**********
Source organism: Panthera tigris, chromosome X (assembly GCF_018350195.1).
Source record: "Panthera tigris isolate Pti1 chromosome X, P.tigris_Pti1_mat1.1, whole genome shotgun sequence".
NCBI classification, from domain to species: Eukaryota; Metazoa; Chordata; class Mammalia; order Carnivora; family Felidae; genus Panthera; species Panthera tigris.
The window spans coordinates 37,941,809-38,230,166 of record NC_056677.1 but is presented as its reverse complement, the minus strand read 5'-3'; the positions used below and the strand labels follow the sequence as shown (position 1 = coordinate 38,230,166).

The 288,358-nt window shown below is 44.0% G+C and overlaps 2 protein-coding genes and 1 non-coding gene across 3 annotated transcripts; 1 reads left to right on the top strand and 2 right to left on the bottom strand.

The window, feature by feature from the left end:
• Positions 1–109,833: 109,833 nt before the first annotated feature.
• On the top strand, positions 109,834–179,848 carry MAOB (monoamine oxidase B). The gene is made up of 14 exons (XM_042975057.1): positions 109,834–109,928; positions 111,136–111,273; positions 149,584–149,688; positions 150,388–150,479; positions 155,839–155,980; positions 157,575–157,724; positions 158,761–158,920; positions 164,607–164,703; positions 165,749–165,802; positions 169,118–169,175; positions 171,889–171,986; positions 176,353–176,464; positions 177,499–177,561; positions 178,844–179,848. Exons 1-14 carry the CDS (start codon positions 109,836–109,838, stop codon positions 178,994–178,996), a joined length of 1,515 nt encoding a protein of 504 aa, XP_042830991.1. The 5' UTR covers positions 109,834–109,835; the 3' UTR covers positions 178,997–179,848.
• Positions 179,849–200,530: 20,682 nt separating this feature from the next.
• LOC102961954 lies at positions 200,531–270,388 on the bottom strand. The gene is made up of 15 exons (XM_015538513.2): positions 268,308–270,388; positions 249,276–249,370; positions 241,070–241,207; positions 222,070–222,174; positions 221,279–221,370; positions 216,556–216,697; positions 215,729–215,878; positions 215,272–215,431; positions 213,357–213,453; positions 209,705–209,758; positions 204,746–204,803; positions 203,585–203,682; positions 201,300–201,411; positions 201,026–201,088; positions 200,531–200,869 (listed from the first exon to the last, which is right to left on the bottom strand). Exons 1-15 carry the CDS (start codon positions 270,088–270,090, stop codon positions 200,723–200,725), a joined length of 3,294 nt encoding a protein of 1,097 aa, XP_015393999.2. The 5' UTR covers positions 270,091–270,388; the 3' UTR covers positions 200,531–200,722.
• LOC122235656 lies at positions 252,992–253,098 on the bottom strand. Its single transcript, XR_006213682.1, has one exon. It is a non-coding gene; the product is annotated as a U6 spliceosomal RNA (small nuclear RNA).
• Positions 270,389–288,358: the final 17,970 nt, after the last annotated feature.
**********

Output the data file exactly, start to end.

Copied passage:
Source organism: Panthera tigris, chromosome X (assembly GCF_018350195.1).
Source record: "Panthera tigris isolate Pti1 chromosome X, P.tigris_Pti1_mat1.1, whole genome shotgun sequence".
NCBI classification, from domain to species: Eukaryota; Metazoa; Chordata; class Mammalia; order Carnivora; family Felidae; genus Panthera; species Panthera tigris.
The window spans coordinates 37,941,809-38,230,166 of record NC_056677.1 but is presented as its reverse complement, the minus strand read 5'-3'; the positions used below and the strand labels follow the sequence as shown (position 1 = coordinate 38,230,166).

The 288,358-nt window shown below is 44.0% G+C and overlaps 2 protein-coding genes and 1 non-coding gene across 3 annotated transcripts; 1 reads left to right on the top strand and 2 right to left on the bottom strand.

The window, feature by feature from the left end:
• Positions 1–109,833: 109,833 nt before the first annotated feature.
• On the top strand, positions 109,834–179,848 carry MAOB (monoamine oxidase B). The gene is made up of 14 exons (XM_042975057.1): positions 109,834–109,928; positions 111,136–111,273; positions 149,584–149,688; positions 150,388–150,479; positions 155,839–155,980; positions 157,575–157,724; positions 158,761–158,920; positions 164,607–164,703; positions 165,749–165,802; positions 169,118–169,175; positions 171,889–171,986; positions 176,353–176,464; positions 177,499–177,561; positions 178,844–179,848. Exons 1-14 carry the CDS (start codon positions 109,836–109,838, stop codon positions 178,994–178,996), a joined length of 1,515 nt encoding a protein of 504 aa, XP_042830991.1. The 5' UTR covers positions 109,834–109,835; the 3' UTR covers positions 178,997–179,848.
• Positions 179,849–200,530: 20,682 nt separating this feature from the next.
• LOC102961954 lies at positions 200,531–270,388 on the bottom strand. The gene is made up of 15 exons (XM_015538513.2): positions 268,308–270,388; positions 249,276–249,370; positions 241,070–241,207; positions 222,070–222,174; positions 221,279–221,370; positions 216,556–216,697; positions 215,729–215,878; positions 215,272–215,431; positions 213,357–213,453; positions 209,705–209,758; positions 204,746–204,803; positions 203,585–203,682; positions 201,300–201,411; positions 201,026–201,088; positions 200,531–200,869 (listed from the first exon to the last, which is right to left on the bottom strand). Exons 1-15 carry the CDS (start codon positions 270,088–270,090, stop codon positions 200,723–200,725), a joined length of 3,294 nt encoding a protein of 1,097 aa, XP_015393999.2. The 5' UTR covers positions 270,091–270,388; the 3' UTR covers positions 200,531–200,722.
• LOC122235656 lies at positions 252,992–253,098 on the bottom strand. Its single transcript, XR_006213682.1, has one exon. It is a non-coding gene; the product is annotated as a U6 spliceosomal RNA (small nuclear RNA).
• Positions 270,389–288,358: the final 17,970 nt, after the last annotated feature.